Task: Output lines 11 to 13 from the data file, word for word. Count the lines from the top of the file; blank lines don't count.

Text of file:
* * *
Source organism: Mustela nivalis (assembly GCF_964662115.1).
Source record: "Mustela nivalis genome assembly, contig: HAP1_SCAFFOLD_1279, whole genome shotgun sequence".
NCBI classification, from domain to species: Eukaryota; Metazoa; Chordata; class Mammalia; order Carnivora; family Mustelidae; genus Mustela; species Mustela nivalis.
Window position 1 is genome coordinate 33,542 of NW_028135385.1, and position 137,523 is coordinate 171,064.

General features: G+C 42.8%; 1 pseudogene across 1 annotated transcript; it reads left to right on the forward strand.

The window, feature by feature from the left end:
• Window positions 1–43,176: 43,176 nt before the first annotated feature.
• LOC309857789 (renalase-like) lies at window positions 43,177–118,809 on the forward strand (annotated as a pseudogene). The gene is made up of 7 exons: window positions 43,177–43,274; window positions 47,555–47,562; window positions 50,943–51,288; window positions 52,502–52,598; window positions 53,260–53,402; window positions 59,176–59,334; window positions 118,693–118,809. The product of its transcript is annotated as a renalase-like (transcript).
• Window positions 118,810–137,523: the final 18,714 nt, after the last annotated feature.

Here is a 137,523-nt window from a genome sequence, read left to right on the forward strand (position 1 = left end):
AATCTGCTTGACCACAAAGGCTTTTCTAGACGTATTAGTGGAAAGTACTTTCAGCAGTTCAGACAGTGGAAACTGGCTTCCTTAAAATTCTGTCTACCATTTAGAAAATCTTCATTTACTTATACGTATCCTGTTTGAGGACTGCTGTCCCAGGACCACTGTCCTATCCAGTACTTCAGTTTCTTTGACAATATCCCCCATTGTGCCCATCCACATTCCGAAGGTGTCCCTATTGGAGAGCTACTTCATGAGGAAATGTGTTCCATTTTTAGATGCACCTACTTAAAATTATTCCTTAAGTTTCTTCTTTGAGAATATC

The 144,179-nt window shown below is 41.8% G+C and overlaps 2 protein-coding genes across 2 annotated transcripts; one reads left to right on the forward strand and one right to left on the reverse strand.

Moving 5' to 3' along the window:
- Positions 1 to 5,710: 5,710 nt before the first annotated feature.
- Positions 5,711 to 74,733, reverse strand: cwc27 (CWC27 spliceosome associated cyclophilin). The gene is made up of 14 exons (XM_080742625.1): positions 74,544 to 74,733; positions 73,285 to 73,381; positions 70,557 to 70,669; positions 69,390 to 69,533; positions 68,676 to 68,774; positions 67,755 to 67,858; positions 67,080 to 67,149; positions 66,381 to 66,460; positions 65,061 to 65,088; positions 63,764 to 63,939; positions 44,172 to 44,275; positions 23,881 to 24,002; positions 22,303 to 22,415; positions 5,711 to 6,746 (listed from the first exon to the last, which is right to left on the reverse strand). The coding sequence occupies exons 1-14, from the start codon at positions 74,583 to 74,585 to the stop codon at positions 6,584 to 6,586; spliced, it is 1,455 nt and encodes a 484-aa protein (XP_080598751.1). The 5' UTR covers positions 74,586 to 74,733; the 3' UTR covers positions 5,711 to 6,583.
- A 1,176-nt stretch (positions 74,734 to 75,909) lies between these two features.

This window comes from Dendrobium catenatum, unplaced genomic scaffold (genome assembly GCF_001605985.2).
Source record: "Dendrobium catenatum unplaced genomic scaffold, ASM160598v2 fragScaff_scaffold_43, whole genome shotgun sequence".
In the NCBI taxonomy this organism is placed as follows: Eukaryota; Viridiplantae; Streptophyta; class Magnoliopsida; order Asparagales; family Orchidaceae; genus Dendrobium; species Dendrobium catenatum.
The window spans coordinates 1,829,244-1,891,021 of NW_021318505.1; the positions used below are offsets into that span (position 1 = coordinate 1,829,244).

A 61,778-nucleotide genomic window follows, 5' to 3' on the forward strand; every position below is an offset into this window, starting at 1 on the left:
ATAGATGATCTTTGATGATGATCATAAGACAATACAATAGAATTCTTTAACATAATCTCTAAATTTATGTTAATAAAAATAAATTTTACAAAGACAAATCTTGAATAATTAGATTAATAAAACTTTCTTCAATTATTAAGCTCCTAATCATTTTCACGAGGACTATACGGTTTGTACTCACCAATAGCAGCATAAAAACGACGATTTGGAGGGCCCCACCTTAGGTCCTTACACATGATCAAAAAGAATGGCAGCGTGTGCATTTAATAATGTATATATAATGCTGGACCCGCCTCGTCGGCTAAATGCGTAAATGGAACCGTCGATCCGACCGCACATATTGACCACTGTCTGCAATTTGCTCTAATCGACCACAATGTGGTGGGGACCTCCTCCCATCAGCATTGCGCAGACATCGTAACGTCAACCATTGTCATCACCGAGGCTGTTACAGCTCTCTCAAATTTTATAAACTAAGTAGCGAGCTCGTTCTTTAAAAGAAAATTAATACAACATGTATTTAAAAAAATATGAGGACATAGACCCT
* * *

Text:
AATCTGCTTGACCACAAAGGCTTTTCTAGACGTATTAGTGGAAAGTACTTTCAGCAGTTCAGACAGTGGAAACTGGCTTCCTTAAAATTCTGTCTACCATTTAGAAAATCTTCATTTACTTATACGTATCCTGTTTGAGGACTGCTGTCCCAGGACCACTGTCCTATCCAGTACTTCAGTTTCTTTGACAATATCCCCCATTGTGCCCATCCACATTCCGAAGGTGTCCCTATTGGAGAGCTACTTCATGAGGAAATGTGTTCCATTTTTAGATGCACCTACTTAAAATTATTCCTTAAGTTTCTTCTTTGAGAATATC

The 144,179-nt window shown below is 41.8% G+C and overlaps 2 protein-coding genes across 2 annotated transcripts; one reads left to right on the forward strand and one right to left on the reverse strand.

Moving 5' to 3' along the window: